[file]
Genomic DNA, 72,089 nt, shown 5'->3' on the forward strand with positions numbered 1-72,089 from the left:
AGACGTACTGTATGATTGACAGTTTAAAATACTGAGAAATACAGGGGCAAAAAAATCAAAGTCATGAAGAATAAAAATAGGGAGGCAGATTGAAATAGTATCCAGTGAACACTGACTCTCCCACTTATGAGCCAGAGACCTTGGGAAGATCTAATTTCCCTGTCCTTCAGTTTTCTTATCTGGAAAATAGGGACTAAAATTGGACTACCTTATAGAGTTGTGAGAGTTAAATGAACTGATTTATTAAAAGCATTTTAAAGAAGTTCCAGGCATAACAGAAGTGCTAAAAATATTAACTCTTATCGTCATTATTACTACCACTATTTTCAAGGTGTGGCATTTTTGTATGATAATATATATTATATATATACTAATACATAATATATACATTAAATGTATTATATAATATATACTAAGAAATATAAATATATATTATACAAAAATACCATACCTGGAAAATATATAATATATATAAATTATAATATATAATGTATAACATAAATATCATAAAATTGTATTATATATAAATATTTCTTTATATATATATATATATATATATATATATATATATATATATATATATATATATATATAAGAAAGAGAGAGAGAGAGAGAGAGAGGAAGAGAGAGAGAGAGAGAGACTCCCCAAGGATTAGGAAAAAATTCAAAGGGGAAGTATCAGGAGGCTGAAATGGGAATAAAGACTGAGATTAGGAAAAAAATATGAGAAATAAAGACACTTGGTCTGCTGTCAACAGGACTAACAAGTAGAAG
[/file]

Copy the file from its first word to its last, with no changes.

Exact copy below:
Genomic DNA, 72,089 nt, shown 5'->3' on the forward strand with positions numbered 1-72,089 from the left:
AGACGTACTGTATGATTGACAGTTTAAAATACTGAGAAATACAGGGGCAAAAAAATCAAAGTCATGAAGAATAAAAATAGGGAGGCAGATTGAAATAGTATCCAGTGAACACTGACTCTCCCACTTATGAGCCAGAGACCTTGGGAAGATCTAATTTCCCTGTCCTTCAGTTTTCTTATCTGGAAAATAGGGACTAAAATTGGACTACCTTATAGAGTTGTGAGAGTTAAATGAACTGATTTATTAAAAGCATTTTAAAGAAGTTCCAGGCATAACAGAAGTGCTAAAAATATTAACTCTTATCGTCATTATTACTACCACTATTTTCAAGGTGTGGCATTTTTGTATGATAATATATATTATATATATACTAATACATAATATATACATTAAATGTATTATATAATATATACTAAGAAATATAAATATATATTATACAAAAATACCATACCTGGAAAATATATAATATATATAAATTATAATATATAATGTATAACATAAATATCATAAAATTGTATTATATATAAATATTTCTTTATATATATATATATATATATATATATATATATATATATATATATATATATATATATAAGAAAGAGAGAGAGAGAGAGAGAGAGGAAGAGAGAGAGAGAGAGAGACTCCCCAAGGATTAGGAAAAAATTCAAAGGGGAAGTATCAGGAGGCTGAAATGGGAATAAAGACTGAGATTAGGAAAAAAATATGAGAAATAAAGACACTTGGTCTGCTGTCAACAGGACTAACAAGTAGAAG